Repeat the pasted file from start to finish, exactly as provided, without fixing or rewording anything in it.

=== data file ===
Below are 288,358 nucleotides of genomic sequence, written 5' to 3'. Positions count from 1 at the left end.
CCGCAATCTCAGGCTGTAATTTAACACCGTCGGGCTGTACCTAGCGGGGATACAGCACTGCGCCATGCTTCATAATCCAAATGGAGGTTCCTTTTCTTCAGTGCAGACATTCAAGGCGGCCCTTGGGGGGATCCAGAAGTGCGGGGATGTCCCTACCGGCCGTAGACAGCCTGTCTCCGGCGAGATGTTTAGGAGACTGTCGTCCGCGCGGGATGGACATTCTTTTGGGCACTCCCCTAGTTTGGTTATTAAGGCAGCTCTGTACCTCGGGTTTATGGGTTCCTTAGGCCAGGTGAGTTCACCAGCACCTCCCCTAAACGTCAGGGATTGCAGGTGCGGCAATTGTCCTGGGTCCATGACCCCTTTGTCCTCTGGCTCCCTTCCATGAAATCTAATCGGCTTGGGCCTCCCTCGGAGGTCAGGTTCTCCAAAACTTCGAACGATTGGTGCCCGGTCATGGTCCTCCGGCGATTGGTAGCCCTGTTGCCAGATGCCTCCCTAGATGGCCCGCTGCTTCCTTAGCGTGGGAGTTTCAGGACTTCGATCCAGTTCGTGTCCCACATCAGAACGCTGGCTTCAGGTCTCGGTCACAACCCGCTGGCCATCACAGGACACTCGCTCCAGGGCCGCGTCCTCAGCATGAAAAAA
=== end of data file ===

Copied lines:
Below are 288,358 nucleotides of genomic sequence, written 5' to 3'. Positions count from 1 at the left end.
CCGCAATCTCAGGCTGTAATTTAACACCGTCGGGCTGTACCTAGCGGGGATACAGCACTGCGCCATGCTTCATAATCCAAATGGAGGTTCCTTTTCTTCAGTGCAGACATTCAAGGCGGCCCTTGGGGGGATCCAGAAGTGCGGGGATGTCCCTACCGGCCGTAGACAGCCTGTCTCCGGCGAGATGTTTAGGAGACTGTCGTCCGCGCGGGATGGACATTCTTTTGGGCACTCCCCTAGTTTGGTTATTAAGGCAGCTCTGTACCTCGGGTTTATGGGTTCCTTAGGCCAGGTGAGTTCACCAGCACCTCCCCTAAACGTCAGGGATTGCAGGTGCGGCAATTGTCCTGGGTCCATGACCCCTTTGTCCTCTGGCTCCCTTCCATGAAATCTAATCGGCTTGGGCCTCCCTCGGAGGTCAGGTTCTCCAAAACTTCGAACGATTGGTGCCCGGTCATGGTCCTCCGGCGATTGGTAGCCCTGTTGCCAGATGCCTCCCTAGATGGCCCGCTGCTTCCTTAGCGTGGGAGTTTCAGGACTTCGATCCAGTTCGTGTCCCACATCAGAACGCTGGCTTCAGGTCTCGGTCACAACCCGCTGGCCATCACAGGACACTCGCTCCAGGGCCGCGTCCTCAGCATGAAAAAA